IB History Year II HL History of Europe

This option covers major trends in Europe and the Middle East in the period from the mid 18th century to the end of the 20th century. Europe and the Middle East are geographically close, and their similarities and differences have resulted in periods of cooperation and enmity. Major developments included revolutions; the decline of empires and the establishment of nation states; political, social and economic reforms; and the emergence of dictatorships and the re-emergence of democracy. The entire syllabus for HL History is:
https://ibpublishing.ibo.org/server2/rest/app/tsm.xql?doc=d_3_histx_gui_1501_1_e&part=3&chapter=9 .

IB History Year II HL will meet once per week (Friday morning, period 4). Our goal for the first year is to complete Paper 3 Option 12
Imperial Russia, revolution and the establishment of the Soviet Union (1855–1924)
This section deals with modernization and conservatism in tsarist Russia and the eventual collapse of the tsarist autocracy, as well as the revolutions of 1917, the Civil War and the rule of Lenin. There is a focus on the concepts of change and continuity, with examination and consideration of the social, economic and political factors that brought about change.
  • Alexander II (1855–1881): the extent of reform
  • Policies of Alexander III (1881–1894) and Nicholas II (1894–1917): economic modernization, tsarist repression and the growth of opposition
  • Causes of the 1905 Revolution (including social and economic conditions and the significance of the Russo-Japanese War); consequences of the 1905 Revolution (including Stolypin and the Dumas)
  • The impact of the First World War and the final crisis of autocracy in February/March 1917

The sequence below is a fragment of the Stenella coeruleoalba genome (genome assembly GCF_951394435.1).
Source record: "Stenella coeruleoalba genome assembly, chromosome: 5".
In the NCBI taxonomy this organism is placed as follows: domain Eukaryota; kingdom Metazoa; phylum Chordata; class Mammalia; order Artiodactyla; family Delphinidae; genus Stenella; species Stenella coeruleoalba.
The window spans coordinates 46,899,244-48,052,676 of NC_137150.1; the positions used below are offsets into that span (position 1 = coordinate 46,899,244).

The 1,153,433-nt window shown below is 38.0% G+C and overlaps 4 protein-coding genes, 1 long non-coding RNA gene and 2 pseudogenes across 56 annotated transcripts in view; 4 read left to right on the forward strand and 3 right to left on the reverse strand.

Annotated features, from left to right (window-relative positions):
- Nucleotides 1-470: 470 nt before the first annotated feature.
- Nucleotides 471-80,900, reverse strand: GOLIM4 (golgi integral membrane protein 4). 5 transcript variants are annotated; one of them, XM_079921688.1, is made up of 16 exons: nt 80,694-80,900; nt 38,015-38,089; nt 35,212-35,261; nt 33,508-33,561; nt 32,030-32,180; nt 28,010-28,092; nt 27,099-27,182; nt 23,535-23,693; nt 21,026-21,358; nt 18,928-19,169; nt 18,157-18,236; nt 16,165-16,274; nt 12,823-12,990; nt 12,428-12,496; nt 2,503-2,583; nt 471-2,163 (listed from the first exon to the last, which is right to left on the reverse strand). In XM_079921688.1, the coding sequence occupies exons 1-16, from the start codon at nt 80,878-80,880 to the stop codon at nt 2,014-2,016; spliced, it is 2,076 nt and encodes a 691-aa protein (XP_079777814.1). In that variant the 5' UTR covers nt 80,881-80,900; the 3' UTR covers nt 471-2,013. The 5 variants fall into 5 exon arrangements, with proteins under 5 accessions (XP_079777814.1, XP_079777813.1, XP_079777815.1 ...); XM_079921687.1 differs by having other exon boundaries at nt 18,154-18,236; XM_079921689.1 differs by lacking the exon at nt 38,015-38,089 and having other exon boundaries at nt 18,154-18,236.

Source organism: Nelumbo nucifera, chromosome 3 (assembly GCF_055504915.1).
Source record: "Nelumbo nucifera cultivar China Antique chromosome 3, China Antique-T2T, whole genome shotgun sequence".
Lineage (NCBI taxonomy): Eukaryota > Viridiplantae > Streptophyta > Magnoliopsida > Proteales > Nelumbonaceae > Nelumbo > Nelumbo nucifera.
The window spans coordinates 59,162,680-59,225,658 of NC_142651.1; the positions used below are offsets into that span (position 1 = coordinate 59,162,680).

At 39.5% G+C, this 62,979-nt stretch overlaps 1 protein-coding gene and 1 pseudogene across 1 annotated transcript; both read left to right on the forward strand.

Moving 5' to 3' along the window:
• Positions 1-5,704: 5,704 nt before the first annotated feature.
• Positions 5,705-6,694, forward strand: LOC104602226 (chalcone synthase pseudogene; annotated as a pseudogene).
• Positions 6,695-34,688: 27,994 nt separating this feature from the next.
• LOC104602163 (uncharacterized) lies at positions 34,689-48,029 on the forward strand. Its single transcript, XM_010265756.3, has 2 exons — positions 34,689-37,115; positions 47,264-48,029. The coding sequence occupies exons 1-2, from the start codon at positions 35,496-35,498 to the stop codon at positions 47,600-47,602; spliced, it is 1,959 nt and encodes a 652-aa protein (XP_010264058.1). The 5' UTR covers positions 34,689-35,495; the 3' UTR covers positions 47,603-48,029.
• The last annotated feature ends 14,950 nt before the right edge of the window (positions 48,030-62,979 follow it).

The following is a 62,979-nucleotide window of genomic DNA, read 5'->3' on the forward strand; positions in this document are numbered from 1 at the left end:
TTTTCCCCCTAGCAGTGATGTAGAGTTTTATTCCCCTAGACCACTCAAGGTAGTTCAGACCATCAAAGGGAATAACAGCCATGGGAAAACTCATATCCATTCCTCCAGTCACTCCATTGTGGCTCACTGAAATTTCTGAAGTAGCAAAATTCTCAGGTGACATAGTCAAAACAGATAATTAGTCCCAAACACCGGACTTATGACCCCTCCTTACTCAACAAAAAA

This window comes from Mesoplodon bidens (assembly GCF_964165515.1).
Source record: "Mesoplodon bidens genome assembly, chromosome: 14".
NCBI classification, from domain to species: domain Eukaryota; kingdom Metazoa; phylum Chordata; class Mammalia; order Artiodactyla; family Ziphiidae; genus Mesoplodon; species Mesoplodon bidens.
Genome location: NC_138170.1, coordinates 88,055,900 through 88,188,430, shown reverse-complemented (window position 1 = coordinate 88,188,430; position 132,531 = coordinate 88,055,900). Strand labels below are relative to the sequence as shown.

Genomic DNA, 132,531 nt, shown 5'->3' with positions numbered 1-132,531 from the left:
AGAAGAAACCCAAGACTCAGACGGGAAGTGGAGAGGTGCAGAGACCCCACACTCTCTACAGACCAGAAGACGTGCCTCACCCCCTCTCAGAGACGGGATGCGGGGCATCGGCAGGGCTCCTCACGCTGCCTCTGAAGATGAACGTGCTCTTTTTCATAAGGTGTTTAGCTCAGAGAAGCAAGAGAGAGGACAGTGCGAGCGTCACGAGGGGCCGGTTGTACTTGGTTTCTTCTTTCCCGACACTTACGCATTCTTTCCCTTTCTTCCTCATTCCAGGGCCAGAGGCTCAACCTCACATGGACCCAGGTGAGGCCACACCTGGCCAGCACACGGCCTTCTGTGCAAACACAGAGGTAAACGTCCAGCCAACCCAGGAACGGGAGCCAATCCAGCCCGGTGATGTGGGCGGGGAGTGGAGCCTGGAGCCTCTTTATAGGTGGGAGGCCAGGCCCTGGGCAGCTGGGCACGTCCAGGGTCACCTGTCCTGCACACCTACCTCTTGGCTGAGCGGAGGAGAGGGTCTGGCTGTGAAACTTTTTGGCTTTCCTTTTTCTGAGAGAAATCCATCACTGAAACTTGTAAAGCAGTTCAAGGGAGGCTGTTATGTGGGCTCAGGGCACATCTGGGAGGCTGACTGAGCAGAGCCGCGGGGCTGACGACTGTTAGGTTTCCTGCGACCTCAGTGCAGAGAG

• 1917 Revolutions: February/March Revolution; provisional government and dual power (Soviets); October/November Revolution; Bolshevik Revolution; Lenin and Trotsky
  • Lenin’s Russia/Soviet Union; consolidation of new Soviet state; Civil War; War Communism; New Economic Policy (NEP); terror and coercion; foreign relation

and then cover the material for Paper 3, Option 16:
The Soviet Union and post-Soviet Russia (1924–2000)
This section examines the consolidation of the Soviet state from 1924 and the methods applied to ensure its survival, growth and expansion inside and outside the borders of the Soviet Union. It explores the rise and nature of the rule of Stalin, Khrushchev, Brezhnev and their policies. East–West relations post-1945 in relation to Soviet aims and leadership should also be considered. Finally, the decline and collapse of the Soviet Union should be considered, as well as political and economic developments in post-Soviet Russia.
  • Soviet Union (1924–1941): Stalin and the struggle for power (1924–1929); defeat of Trotsky; Stalin’s policies of collectivization and the Five-Year Plans; government and propaganda under Stalin; the purges and the Great Terror
  • The impact of the Great Patriotic War (1941–1945); post-war Soviet Union (1945–1953): political and economic developments
  • Khrushchev and Brezhnev: domestic policies and foreign relations
  • Transformation of the Soviet Union (1985–1991): Gorbachev (aims, policies and extent of success); political developments and change
  • Collapse of the Soviet Union; post-Soviet Russia to 2000; role and policies of Yeltsin; political and economic developments to 2000

The key issues to understanding Russia revolve around their climate and geography, people and social structure: . Arguably, Winston Churchill was correct; Russia is a 'riddle wrapped in a mystery inside an enigma' for good reason.

The first test is to determine if you know who the power players of Russia were: